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Paula Denyer

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Paula Denyer
Pauldenyer female.jpg
Born Paul Charles Denyer
(1972-04-14) 14 April 1972 (age 45)
Sydney, New South Wales, Australia
Other names The Frankston Killer
Criminal penalty three terms of life imprisonment with a 30-year non-parole period
Killings
Victims 3
Span of killings
11 June 1993–30 July 1993
Country Australia
State(s) Victoria
Date apprehended
31 July 1993

Paula Denyer (born 14 April 1972) is an Australian serial killer currently serving three consecutive sentences of life imprisonment with a non-parole period of 30 years, initially at HM Prison Barwon and presently at Port Phillip Prison,[1] for the murders of Elizabeth Stevens, 18, Debbie Fream, 22, and Natalie Russell, 17, in Frankston, Victoria, in 1993.[2]

Denyer is known as the "Frankston Killer" as her crimes occurred in Frankston and neighbouring suburbs. During her imprisonment, Denyer began identifying as a transgender woman. She has been refused permission by prison authorities to wear make-up, receive gender reassignment surgery or formally alter her name by deed poll.[1]

Early life[edit]

Denyer was born to British immigrant parents, Anthony and Maureen Denyer in Campbelltown, New South Wales, an outer suburb of Sydney. Her parents had immigrated to Australia in 1965. In 1981, the family relocated to Victoria.

Denyer reportedly had difficulty fitting in amongst her peers in her new town which led to problems with her self-confidence that was worsened by significant weight gain during her teen years.

Denyer killed and tortured her siblings pets as she grew up, including her sister's kitten.

Murders[edit]

Denyer stalked and murdered three women in and around the Melbourne suburb of Frankston during a seven-week period in 1993.[2] Denyer was 21 at the time of her crimes. During a police interview Denyer said the motivation for her crimes was a hatred of women in general.[3]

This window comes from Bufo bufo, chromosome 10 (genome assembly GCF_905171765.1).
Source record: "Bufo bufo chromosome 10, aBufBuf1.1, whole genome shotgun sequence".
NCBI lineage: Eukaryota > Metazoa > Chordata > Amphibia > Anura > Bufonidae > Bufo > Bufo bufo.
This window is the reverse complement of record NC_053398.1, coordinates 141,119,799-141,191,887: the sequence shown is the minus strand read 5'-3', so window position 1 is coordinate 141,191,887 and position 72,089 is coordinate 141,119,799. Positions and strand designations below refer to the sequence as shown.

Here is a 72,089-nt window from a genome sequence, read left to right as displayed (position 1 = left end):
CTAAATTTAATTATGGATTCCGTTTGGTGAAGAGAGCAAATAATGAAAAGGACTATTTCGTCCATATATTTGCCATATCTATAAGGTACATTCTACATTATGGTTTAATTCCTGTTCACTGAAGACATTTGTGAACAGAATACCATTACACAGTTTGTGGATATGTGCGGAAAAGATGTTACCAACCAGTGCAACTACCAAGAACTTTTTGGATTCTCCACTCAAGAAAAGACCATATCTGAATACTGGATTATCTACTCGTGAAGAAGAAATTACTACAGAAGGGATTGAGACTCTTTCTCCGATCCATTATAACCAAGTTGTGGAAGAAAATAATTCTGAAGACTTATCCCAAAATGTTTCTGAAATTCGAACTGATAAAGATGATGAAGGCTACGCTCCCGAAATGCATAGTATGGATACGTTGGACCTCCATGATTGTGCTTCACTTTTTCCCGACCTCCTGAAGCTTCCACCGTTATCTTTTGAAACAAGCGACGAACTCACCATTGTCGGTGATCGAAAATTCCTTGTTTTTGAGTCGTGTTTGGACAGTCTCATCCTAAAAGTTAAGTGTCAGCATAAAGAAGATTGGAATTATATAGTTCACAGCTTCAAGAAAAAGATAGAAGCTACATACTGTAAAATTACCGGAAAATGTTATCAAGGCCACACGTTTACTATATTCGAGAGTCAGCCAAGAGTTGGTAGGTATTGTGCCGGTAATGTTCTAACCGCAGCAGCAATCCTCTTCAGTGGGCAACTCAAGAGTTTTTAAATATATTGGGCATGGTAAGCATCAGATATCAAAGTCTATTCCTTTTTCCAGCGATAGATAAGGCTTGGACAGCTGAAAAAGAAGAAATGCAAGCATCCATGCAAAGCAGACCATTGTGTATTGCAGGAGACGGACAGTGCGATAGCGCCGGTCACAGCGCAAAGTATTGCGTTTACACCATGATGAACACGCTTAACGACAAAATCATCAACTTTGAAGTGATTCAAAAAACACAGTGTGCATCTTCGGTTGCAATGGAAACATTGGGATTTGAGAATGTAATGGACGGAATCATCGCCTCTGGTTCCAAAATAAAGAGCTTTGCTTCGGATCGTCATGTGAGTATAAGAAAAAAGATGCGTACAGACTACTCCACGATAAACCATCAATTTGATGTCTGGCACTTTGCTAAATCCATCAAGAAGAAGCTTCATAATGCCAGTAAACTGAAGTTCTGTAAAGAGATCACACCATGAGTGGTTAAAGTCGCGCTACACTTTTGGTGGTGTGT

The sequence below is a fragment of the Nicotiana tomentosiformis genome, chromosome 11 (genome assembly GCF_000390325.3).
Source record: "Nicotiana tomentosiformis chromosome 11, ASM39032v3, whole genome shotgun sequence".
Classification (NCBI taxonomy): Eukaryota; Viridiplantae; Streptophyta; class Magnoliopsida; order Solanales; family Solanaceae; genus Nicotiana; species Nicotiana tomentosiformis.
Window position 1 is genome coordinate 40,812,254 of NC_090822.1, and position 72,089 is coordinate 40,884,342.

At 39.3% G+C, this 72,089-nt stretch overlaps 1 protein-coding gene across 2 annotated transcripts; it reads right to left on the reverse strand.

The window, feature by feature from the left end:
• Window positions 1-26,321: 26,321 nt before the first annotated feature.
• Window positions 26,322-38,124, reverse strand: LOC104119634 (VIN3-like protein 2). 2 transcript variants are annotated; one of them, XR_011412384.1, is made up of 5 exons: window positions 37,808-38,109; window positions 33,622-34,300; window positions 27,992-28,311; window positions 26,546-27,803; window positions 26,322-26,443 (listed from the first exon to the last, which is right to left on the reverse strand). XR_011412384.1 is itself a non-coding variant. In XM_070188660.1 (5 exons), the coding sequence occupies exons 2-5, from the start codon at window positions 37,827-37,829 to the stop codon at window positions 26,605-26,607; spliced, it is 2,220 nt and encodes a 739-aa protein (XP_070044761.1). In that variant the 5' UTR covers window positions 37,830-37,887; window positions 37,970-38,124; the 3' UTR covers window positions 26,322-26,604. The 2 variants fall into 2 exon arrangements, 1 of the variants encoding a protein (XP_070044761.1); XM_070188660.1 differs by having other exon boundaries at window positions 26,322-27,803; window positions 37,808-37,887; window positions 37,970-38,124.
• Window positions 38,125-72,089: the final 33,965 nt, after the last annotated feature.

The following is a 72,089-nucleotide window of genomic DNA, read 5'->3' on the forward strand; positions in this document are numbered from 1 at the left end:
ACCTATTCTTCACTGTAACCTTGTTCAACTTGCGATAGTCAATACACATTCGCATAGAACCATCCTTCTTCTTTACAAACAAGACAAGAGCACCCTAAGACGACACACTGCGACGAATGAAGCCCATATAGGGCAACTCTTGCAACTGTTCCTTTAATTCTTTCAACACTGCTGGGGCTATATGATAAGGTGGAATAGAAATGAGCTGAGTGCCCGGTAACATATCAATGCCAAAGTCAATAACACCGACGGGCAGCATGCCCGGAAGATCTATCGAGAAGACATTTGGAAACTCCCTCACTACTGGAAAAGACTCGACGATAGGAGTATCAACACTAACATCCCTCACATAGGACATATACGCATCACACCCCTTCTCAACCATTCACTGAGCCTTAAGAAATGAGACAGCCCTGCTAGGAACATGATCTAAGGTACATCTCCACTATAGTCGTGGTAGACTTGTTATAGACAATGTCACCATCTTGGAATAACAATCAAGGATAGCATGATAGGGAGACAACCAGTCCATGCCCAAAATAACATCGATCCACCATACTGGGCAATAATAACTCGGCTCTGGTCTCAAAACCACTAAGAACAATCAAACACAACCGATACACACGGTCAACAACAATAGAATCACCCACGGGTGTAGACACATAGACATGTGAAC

POLICE: Can you explain why we have women victims?
DENYER: I just hate them.
POLICE: I beg your pardon.
DENYER: I hate them all.
POLICE: Those particular girls or women in general?
DENYER: General.

Victims[edit]

The first victim was 18-year-old Elizabeth Stevens. She had just alighted from a bus to Langwarrin when she was dragged to nearby Lloyd Park. Her throat was slashed and a criss-cross pattern was carved into her chest.

A month later, the second victim, Deborah Fream, was abducted in the early evening. She had left her car unlocked to run into a store to buy milk. Denyer climbed into the back seat, and hijacked the car after Fream drove from the store. She was taken to Taylor's Road and, like Stevens, her throat was slashed savagely. She had left her 12-day-old baby at home with a friend when she left to buy the milk.

Rosza Toth was attacked by Denyer while walking home from Seaford railway station on the evening of Deborah Fream's abduction. Toth was dragged towards the toilet block. She managed to break free of Denyer's grasp and notified police.

The third and final victim, 17-year-old Natalie Russell, was attacked while walking home early from school. She had taken a short cut home along a bicycle track through a park. She was dragged from the path through a large hole in a wire fence, but put up a huge fight. This made Denyer angry, and she slashed at her head and neck. Russell's death was the most brutal.

Gender identity[edit]

According to a letter she wrote from prison, Denyer began identifying as a woman in 2003.[4] She has claimed that her feelings of gender dysphoria are what led her to seek revenge against women by murdering them.[5] In another letter, she wrote: "I committed these disgusting crimes ... not because I ever hated womankind, but because I have never really felt that I was male."[6]

Denyer began wearing women's clothing and cosmetics in prison, in defiance of prison orders.[3][7] Denyer also filed freedom of information requests to learn of the Victorian government's policy on gender reassignment surgery for prisoners and has sought evaluation to determine her suitability for such surgery, which was also rejected by medical specialists.[3] By summer 2004, she was receiving counselling on gender identity issues from prison psychologists.[8]

References[edit]

  1. ^ a b "Serial killer Paul Denyer quizzed on four jail rapes in just six weeks". 25 July 2012. Retrieved 5 April 2017. 
  2. ^ a b "Stop pandering to 'sicko', says Doyle". The Age. 28 June 2004. Retrieved 2008-09-14. 
  3. ^ a b c Gearin, Mary (9 January 2004). "Murderer's sex change request sparks rights debate". The 7.30 Report. ABC. Retrieved 2008-09-14. 
  4. ^ "Letter from Paula Denyer (#1)" (PDF). 
  5. ^ Valemont, Pamela Lillian. I Always Wanted To Kill: Paul Denyer Serial Killer. p. 10. ISBN 1326148605. 
  6. ^ "Letter from Paula Denyer (#6)" (PDF). 
  7. ^ Kaila, Jon (8 April 2013). "Serial killer Paul Denyer defies prison order to stop dressing as woman". HeraldSun. 
  8. ^ Wilkinson, Geoff (28 June 2004). "Serial murderer's sex change rejected". Retrieved 5 April 2017. 

Further reading[edit]

External links[edit]